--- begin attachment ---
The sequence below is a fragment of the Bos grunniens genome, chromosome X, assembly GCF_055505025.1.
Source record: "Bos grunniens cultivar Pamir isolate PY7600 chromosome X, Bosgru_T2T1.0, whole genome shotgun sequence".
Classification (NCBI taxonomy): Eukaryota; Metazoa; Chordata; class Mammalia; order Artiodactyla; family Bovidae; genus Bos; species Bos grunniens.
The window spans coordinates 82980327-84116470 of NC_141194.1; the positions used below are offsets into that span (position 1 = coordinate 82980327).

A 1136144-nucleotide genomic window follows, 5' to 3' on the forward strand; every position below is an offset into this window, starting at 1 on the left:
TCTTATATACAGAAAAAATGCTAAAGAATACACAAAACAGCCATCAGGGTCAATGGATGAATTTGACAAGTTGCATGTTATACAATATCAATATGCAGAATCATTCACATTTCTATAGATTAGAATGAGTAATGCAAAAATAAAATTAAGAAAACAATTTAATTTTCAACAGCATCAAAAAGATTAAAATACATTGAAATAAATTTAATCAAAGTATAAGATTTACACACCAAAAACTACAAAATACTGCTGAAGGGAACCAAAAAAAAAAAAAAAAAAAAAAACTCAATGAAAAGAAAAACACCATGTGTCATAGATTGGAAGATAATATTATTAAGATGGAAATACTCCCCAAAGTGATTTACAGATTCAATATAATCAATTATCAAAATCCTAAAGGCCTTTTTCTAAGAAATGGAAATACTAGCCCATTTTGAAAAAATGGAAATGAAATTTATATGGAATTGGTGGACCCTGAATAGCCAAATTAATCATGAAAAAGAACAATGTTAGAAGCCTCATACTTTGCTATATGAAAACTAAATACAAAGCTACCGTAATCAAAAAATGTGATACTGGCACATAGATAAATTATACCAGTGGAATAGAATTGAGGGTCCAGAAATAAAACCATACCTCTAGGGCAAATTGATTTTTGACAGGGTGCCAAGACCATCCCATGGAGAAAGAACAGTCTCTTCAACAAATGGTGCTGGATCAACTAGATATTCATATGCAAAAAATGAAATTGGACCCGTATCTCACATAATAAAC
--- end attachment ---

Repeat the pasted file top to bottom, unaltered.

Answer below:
The sequence below is a fragment of the Bos grunniens genome, chromosome X, assembly GCF_055505025.1.
Source record: "Bos grunniens cultivar Pamir isolate PY7600 chromosome X, Bosgru_T2T1.0, whole genome shotgun sequence".
Classification (NCBI taxonomy): Eukaryota; Metazoa; Chordata; class Mammalia; order Artiodactyla; family Bovidae; genus Bos; species Bos grunniens.
The window spans coordinates 82980327-84116470 of NC_141194.1; the positions used below are offsets into that span (position 1 = coordinate 82980327).

A 1136144-nucleotide genomic window follows, 5' to 3' on the forward strand; every position below is an offset into this window, starting at 1 on the left:
TCTTATATACAGAAAAAATGCTAAAGAATACACAAAACAGCCATCAGGGTCAATGGATGAATTTGACAAGTTGCATGTTATACAATATCAATATGCAGAATCATTCACATTTCTATAGATTAGAATGAGTAATGCAAAAATAAAATTAAGAAAACAATTTAATTTTCAACAGCATCAAAAAGATTAAAATACATTGAAATAAATTTAATCAAAGTATAAGATTTACACACCAAAAACTACAAAATACTGCTGAAGGGAACCAAAAAAAAAAAAAAAAAAAAAAACTCAATGAAAAGAAAAACACCATGTGTCATAGATTGGAAGATAATATTATTAAGATGGAAATACTCCCCAAAGTGATTTACAGATTCAATATAATCAATTATCAAAATCCTAAAGGCCTTTTTCTAAGAAATGGAAATACTAGCCCATTTTGAAAAAATGGAAATGAAATTTATATGGAATTGGTGGACCCTGAATAGCCAAATTAATCATGAAAAAGAACAATGTTAGAAGCCTCATACTTTGCTATATGAAAACTAAATACAAAGCTACCGTAATCAAAAAATGTGATACTGGCACATAGATAAATTATACCAGTGGAATAGAATTGAGGGTCCAGAAATAAAACCATACCTCTAGGGCAAATTGATTTTTGACAGGGTGCCAAGACCATCCCATGGAGAAAGAACAGTCTCTTCAACAAATGGTGCTGGATCAACTAGATATTCATATGCAAAAAATGAAATTGGACCCGTATCTCACATAATAAAC